No study reported on symptomatic distal DVT. One RCT19  reported on screening-detected distal DVT when pharmacologic thromboprophylaxis was administered in patients who underwent elective cranial or spinal surgery. We used data for this outcome as a surrogate for symptomatic distal DVT. No convincing effect of pharmacologic thromboprophylaxis was found for distal DVT (RR, 0.60; 95% CI, 0.33-1.08). No NRSs addressed this outcome. The overall certainty of the evidence was very low because of the risk of bias, indirectness (because the outcome of interest was symptomatic distal DVT), and imprecision.

Any screening-detected DVT.

Data from the 6 RCTs21,23-25,29,30  that reported screening-detected proximal or distal DVT together were pooled separately. Pharmacologic thromboprophylaxis in neurosurgical patients reduced the risk of developing proximal or distal DVT (RR, 0.67; 95% CI, 0.49-0.91). Two NRSs27,32  reported a benefit of pharmacologic thromboprophylaxis in reducing any screening-detected proximal or distal DVT events (RR, 0.48; 95% CI, 0.29-0.77). The overall certainty of the body of evidence was very low because of the risk of bias and imprecision.

Any symptomatic DVT.

Seven RCTs19,20,22-25,29  reported findings pooling proximal and distal symptomatic DVT events. There was a risk reduction in developing symptomatic DVT with pharmacologic thromboprophylaxis (RR, 0.55; 95% CI, 0.36-0.85) in neurosurgical patients. Three NRSs reported on symptomatic DVT. In 1 NRS,26  pharmacologic prophylaxis did not reduce the incidence of symptomatic DVT (RR, 0.30; 95% CI, 0.01-7.38) with UFH. The other 2 NRSs28,31  did not provide information on symptomatic DVT events. The overall certainty of the body of evidence was very low because of the risk of bias and imprecision.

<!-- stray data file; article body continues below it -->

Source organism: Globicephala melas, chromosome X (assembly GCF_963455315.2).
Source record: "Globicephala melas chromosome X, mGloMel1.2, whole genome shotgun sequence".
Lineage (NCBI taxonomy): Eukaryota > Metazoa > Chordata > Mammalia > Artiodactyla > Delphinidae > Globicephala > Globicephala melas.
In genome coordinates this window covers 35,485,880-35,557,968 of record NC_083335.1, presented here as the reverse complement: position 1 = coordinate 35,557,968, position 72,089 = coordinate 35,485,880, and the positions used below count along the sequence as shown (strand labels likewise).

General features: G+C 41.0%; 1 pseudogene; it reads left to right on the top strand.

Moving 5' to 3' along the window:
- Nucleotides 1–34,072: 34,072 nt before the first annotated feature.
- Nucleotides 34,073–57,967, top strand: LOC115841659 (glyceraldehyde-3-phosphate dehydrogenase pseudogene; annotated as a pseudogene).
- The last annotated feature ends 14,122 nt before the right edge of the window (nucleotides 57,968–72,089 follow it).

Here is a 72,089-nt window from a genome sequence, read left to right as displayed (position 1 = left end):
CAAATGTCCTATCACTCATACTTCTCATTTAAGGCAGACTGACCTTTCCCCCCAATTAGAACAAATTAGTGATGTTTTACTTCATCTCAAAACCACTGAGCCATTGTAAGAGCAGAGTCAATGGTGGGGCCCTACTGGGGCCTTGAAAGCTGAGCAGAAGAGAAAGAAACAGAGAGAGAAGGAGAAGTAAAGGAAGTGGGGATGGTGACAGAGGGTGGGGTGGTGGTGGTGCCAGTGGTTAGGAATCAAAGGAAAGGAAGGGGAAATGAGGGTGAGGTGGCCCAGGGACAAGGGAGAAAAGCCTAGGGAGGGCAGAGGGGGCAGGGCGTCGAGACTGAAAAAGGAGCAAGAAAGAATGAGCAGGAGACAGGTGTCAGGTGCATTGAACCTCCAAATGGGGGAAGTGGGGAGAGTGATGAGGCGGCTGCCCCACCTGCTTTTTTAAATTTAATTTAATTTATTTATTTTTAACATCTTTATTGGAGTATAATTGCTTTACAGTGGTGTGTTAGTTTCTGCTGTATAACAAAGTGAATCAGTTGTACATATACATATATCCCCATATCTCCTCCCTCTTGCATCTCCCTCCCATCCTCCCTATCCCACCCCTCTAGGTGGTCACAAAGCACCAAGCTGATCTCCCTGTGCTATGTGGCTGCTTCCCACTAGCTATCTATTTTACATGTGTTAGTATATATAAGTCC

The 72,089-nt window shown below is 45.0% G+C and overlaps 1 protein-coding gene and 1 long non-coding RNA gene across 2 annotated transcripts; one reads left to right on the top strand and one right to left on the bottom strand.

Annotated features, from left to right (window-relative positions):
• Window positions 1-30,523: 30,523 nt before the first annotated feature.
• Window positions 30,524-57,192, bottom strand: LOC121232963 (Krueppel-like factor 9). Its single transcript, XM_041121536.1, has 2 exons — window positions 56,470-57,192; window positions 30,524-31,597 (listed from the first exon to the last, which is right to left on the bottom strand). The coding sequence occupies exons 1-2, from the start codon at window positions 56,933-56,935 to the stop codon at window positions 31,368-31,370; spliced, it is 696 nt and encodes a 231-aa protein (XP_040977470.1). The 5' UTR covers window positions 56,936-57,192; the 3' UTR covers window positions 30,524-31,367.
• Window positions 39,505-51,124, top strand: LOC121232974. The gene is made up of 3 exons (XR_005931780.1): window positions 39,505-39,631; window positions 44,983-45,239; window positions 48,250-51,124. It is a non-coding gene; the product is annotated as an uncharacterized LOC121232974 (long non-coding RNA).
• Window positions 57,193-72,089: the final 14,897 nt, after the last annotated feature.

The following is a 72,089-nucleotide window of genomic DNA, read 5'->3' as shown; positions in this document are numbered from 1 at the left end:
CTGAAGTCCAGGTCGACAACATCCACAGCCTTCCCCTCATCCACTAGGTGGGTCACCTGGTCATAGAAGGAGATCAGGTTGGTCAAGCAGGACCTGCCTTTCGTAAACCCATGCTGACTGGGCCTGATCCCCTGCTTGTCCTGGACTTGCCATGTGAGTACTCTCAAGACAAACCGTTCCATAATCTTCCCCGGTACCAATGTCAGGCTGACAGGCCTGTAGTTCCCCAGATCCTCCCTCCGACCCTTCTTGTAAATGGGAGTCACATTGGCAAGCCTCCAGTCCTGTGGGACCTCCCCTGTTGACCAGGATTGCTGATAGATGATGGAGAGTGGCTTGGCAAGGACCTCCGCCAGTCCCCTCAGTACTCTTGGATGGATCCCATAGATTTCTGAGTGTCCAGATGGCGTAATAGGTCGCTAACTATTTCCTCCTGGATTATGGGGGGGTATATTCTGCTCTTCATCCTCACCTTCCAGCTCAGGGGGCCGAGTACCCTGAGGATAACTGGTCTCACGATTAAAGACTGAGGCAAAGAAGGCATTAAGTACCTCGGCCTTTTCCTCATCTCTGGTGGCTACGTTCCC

Major bleeding.

Ten studies, 7 RCTs19-25  and 3 NRSs,26-28  reported on major bleeding. In the 7 RCTs, pharmacologic thromboprophylaxis in patients who underwent neurosurgical procedures did not show an increase in major bleeding compared with nonpharmacologic thromboprophylaxis (RR, 1.57; 95% CI, 0.70-3.50). In 226,27  of 3 NRSs, no cases of major bleeding were reported in neurosurgical patients who received pharmacologic thromboprophylaxis or in those who did not. One NRS28  reported the same very small number of neurosurgical patients who developed major bleeding for those who received pharmacologic thromboprophylaxis and for those who did not (RR, 1.45; 95% CI, 0.30-7.12). In absolute terms, the difference between groups was 3 more events of major bleeding per 1000 patients with CIs from 5 in 1000 fewer to 40 in 1000 more. The certainty of the body of evidence of the risk of major bleeding ranged from low to very low because of the risk of bias and imprecision.

Reoperation.